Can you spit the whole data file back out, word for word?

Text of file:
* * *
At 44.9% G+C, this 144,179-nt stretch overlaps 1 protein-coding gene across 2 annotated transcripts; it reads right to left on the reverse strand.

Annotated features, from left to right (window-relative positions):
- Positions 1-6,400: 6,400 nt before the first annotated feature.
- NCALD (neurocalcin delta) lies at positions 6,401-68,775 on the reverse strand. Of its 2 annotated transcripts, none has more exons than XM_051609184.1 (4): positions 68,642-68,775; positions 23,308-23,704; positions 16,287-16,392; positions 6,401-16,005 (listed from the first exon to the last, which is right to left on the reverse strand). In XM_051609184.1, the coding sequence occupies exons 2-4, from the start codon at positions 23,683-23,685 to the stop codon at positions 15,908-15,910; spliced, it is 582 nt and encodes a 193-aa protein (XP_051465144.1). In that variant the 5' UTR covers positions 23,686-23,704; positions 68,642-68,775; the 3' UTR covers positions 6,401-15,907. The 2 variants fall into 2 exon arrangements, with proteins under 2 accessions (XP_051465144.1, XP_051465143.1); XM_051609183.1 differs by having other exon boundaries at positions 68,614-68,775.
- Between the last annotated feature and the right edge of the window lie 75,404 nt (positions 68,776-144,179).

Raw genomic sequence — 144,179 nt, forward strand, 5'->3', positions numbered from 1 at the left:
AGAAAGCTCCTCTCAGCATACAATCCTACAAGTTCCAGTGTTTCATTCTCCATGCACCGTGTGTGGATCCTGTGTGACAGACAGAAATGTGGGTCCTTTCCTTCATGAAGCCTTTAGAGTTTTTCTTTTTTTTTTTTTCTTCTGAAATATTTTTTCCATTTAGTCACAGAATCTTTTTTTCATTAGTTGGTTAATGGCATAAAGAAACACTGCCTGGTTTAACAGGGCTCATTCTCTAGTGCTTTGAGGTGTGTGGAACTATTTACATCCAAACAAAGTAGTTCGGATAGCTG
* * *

At 44.9% G+C, this 144,179-nt stretch overlaps 1 protein-coding gene across 2 annotated transcripts; it reads right to left on the reverse strand.

Annotated features, from left to right (window-relative positions):
- Positions 1-6,400: 6,400 nt before the first annotated feature.
- NCALD (neurocalcin delta) lies at positions 6,401-68,775 on the reverse strand. Of its 2 annotated transcripts, none has more exons than XM_051609184.1 (4): positions 68,642-68,775; positions 23,308-23,704; positions 16,287-16,392; positions 6,401-16,005 (listed from the first exon to the last, which is right to left on the reverse strand). In XM_051609184.1, the coding sequence occupies exons 2-4, from the start codon at positions 23,683-23,685 to the stop codon at positions 15,908-15,910; spliced, it is 582 nt and encodes a 193-aa protein (XP_051465144.1). In that variant the 5' UTR covers positions 23,686-23,704; positions 68,642-68,775; the 3' UTR covers positions 6,401-15,907. The 2 variants fall into 2 exon arrangements, with proteins under 2 accessions (XP_051465144.1, XP_051465143.1); XM_051609183.1 differs by having other exon boundaries at positions 68,614-68,775.
- Between the last annotated feature and the right edge of the window lie 75,404 nt (positions 68,776-144,179).

Raw genomic sequence — 144,179 nt, forward strand, 5'->3', positions numbered from 1 at the left:
AGAAAGCTCCTCTCAGCATACAATCCTACAAGTTCCAGTGTTTCATTCTCCATGCACCGTGTGTGGATCCTGTGTGACAGACAGAAATGTGGGTCCTTTCCTTCATGAAGCCTTTAGAGTTTTTCTTTTTTTTTTTTTCTTCTGAAATATTTTTTCCATTTAGTCACAGAATCTTTTTTTCATTAGTTGGTTAATGGCATAAAGAAACACTGCCTGGTTTAACAGGGCTCATTCTCTAGTGCTTTGAGGTGTGTGGAACTATTTACATCCAAACAAAGTAGTTCGGATAGCTG